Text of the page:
Perched on a slender island on the River Spree, five of Germany's most important museums own a remarkable location in downtown Berlin. This cluster of museums display not just incredible artefacts and works of art, but also boast striking architecture. It is so significant that it has been named as a UNESCO World Heritage site.
From the gorgeous sculptures of the Bode Museum, to the Islamic art of the Pergamon Museum, the eclectic antiquities of the Neues Museum, the glorious paintings of the Old National Gallery, and the ancient art of the Altes Museum, the range of offerings is extraordinary and diverse. For just 18 Euro ($27) you can buy a ticket to all five museums.
Topped by a huge dome and designed in the stately Baroque style of architecture, the Bode Museum grabs your attention before you’ve even stepped foot inside. Situated at the northern tip of Spree Island, it was the fourth of this group museums to be built, in 1904, as a display centre for European Renaissance art.
Then in 1996 it closed and underwent a $235 million refurbishment, reopening in 2006 as an opulent facility which specialises in sculpture and Byzantine art. Its works of art range in antiquity from the Middle Ages to the 18th century, with a huge area devoted to Italian Renaissance and German Gothic masterpieces.
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Next door to Bode Museum is the Pergamon Museum, which houses one of the world’s finest collections of archaeological findings. This huge complex is home to what are effectively three different museums – the Museum of Islamic Art, the Museum of Ancient Near East, and the Collection of Classical Antiquities.
The first of these is renowned for its array of textiles from the Middle East and Central Asia. In the Museum of the Ancient Near East the star attraction is the 6th century BC Ishtar Gate of Babylon, a stunning structure embellished by vivid blue glazed bricks. The Collection, meanwhile, transfixes visitors with its Pergamon Altar, an imposing second-century BC structure which visitors can scale.
While Neues is not as architecturally impressive as its neighbouring museums, its contents are equally intriguing. Here you will find the Collection of Classical Antiquities, the Egyptian Museum and Papyrus Collection, and the Museum of Pre and Early History.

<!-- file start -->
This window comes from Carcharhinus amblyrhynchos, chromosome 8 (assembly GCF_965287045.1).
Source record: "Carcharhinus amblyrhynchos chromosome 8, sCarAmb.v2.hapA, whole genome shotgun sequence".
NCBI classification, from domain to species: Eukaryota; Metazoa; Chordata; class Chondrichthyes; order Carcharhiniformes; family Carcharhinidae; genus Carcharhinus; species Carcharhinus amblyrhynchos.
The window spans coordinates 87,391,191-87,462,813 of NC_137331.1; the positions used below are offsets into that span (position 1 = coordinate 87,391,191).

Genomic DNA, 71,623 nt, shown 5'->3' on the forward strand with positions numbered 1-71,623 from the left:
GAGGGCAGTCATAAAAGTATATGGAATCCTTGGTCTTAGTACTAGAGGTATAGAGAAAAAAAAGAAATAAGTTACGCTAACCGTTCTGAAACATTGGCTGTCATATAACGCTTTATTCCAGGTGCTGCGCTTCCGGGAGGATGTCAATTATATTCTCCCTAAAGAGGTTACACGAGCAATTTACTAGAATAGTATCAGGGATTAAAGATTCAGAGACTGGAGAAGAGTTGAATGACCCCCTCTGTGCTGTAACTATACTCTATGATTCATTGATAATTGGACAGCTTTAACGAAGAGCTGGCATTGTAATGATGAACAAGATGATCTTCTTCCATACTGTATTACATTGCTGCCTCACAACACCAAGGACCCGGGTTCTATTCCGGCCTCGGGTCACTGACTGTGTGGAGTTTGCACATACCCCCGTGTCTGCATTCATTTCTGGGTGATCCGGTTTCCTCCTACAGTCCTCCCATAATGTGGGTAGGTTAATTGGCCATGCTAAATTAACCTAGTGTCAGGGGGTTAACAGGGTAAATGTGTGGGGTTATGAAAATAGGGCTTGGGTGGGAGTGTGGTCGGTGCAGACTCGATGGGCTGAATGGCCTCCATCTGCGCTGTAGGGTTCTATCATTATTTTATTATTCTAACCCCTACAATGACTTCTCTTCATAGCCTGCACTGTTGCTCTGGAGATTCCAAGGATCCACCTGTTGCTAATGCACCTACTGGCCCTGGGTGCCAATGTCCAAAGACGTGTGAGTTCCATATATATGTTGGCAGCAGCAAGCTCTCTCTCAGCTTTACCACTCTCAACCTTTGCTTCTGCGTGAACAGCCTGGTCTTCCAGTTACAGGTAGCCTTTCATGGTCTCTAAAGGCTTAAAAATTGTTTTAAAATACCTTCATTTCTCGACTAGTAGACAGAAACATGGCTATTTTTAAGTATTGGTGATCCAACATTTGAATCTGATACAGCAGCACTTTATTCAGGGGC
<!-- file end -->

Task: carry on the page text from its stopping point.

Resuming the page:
Among its most prized pieces is the bust of Egyptian Queen Nefertiti, who was famous for her beauty. The museum was badly damaged during World War II and was closed for more than 60 years before being reconstructed and then reopened in 2009.
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With no less than 18 giant stone columns decorating its facade, the Altes Museum has a commanding appearance which would not have been out of place in ancient Rome. This is a suitably dramatic entrance for a museum which showcases the artistic works of the Romans, Greeks and Etruscans.
Walk between the columns, up a huge staircase and into the galleries, where you will find artworks from as far back as the 10th century BC. There is also an enormous collection of gold and silver jewellery from the time of the Roman Empire, as well as a chamber packed with rare historical coins.
Old National Gallery
This gorgeous building, constructed in Prussian classicism style, hosts some of the finest Impressionist, Romantic, Biedermeier and early Modernist artworks from 19th century Europe. You’ll marvel at masterpieces from some of the continent’s greatest artists such as Pierre-Auguste Renoir, Paul Cezanne and David Friedrich.
Particularly beguiling is the extraordinary second floor collection of Impressionist paintings by Renoir, Monet and Manet, the heavyweights of the genre. On the next floor there is an entire wall embellished by the delicate paintings of Friedrich. Even if you know little about art, the Old National Gallery is sure to enthrall you.